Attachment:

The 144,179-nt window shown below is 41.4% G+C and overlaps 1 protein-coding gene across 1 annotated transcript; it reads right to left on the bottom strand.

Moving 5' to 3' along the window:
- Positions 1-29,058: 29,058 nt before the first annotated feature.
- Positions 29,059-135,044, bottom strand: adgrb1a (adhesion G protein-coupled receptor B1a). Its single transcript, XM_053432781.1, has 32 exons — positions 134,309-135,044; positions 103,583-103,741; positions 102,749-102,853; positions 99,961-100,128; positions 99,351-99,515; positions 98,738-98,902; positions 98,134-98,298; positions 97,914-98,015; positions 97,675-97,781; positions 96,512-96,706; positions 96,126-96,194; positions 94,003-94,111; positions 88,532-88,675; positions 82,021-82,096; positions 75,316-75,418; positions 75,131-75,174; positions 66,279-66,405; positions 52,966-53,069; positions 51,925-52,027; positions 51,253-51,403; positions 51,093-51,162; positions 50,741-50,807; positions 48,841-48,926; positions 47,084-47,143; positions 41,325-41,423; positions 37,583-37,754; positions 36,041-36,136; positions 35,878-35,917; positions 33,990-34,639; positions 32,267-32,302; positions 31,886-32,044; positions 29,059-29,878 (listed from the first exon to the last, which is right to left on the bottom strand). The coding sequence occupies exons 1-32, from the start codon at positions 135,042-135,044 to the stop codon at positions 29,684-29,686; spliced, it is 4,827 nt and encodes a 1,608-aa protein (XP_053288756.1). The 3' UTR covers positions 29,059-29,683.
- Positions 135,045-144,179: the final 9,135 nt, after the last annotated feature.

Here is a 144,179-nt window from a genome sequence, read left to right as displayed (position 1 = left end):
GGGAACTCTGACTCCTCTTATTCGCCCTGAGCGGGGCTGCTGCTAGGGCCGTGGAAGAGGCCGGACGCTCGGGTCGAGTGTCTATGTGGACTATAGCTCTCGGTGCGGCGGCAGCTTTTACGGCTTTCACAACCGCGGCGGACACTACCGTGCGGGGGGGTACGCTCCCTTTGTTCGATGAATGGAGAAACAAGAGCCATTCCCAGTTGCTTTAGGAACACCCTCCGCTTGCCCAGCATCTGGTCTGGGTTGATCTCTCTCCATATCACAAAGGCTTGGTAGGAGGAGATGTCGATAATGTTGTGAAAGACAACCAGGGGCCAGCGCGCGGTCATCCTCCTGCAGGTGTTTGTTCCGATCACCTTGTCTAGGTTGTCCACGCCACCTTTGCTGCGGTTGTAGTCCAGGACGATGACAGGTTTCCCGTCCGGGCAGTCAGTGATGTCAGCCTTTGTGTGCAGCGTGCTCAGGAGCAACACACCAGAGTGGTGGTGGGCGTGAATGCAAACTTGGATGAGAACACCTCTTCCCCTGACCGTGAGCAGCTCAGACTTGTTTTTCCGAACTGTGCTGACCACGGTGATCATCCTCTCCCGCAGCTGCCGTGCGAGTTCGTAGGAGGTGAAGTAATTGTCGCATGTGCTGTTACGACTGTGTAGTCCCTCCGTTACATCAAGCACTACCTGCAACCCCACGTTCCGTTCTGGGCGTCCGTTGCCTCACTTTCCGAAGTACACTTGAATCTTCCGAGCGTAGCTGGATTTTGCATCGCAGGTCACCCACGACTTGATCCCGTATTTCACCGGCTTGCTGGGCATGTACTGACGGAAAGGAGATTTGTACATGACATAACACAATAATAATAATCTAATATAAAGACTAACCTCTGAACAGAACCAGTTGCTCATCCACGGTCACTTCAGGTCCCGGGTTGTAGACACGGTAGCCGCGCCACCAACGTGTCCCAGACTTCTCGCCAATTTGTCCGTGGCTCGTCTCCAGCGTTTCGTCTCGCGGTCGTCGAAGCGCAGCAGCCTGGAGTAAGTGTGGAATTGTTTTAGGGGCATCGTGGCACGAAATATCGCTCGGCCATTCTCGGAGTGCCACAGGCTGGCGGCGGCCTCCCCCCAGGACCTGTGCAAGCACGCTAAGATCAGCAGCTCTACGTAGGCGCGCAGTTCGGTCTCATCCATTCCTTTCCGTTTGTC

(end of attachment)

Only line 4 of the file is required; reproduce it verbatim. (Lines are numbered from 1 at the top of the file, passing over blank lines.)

- Positions 29,059-135,044, bottom strand: adgrb1a (adhesion G protein-coupled receptor B1a). Its single transcript, XM_053432781.1, has 32 exons — positions 134,309-135,044; positions 103,583-103,741; positions 102,749-102,853; positions 99,961-100,128; positions 99,351-99,515; positions 98,738-98,902; positions 98,134-98,298; positions 97,914-98,015; positions 97,675-97,781; positions 96,512-96,706; positions 96,126-96,194; positions 94,003-94,111; positions 88,532-88,675; positions 82,021-82,096; positions 75,316-75,418; positions 75,131-75,174; positions 66,279-66,405; positions 52,966-53,069; positions 51,925-52,027; positions 51,253-51,403; positions 51,093-51,162; positions 50,741-50,807; positions 48,841-48,926; positions 47,084-47,143; positions 41,325-41,423; positions 37,583-37,754; positions 36,041-36,136; positions 35,878-35,917; positions 33,990-34,639; positions 32,267-32,302; positions 31,886-32,044; positions 29,059-29,878 (listed from the first exon to the last, which is right to left on the bottom strand). The coding sequence occupies exons 1-32, from the start codon at positions 135,042-135,044 to the stop codon at positions 29,684-29,686; spliced, it is 4,827 nt and encodes a 1,608-aa protein (XP_053288756.1). The 3' UTR covers positions 29,059-29,683.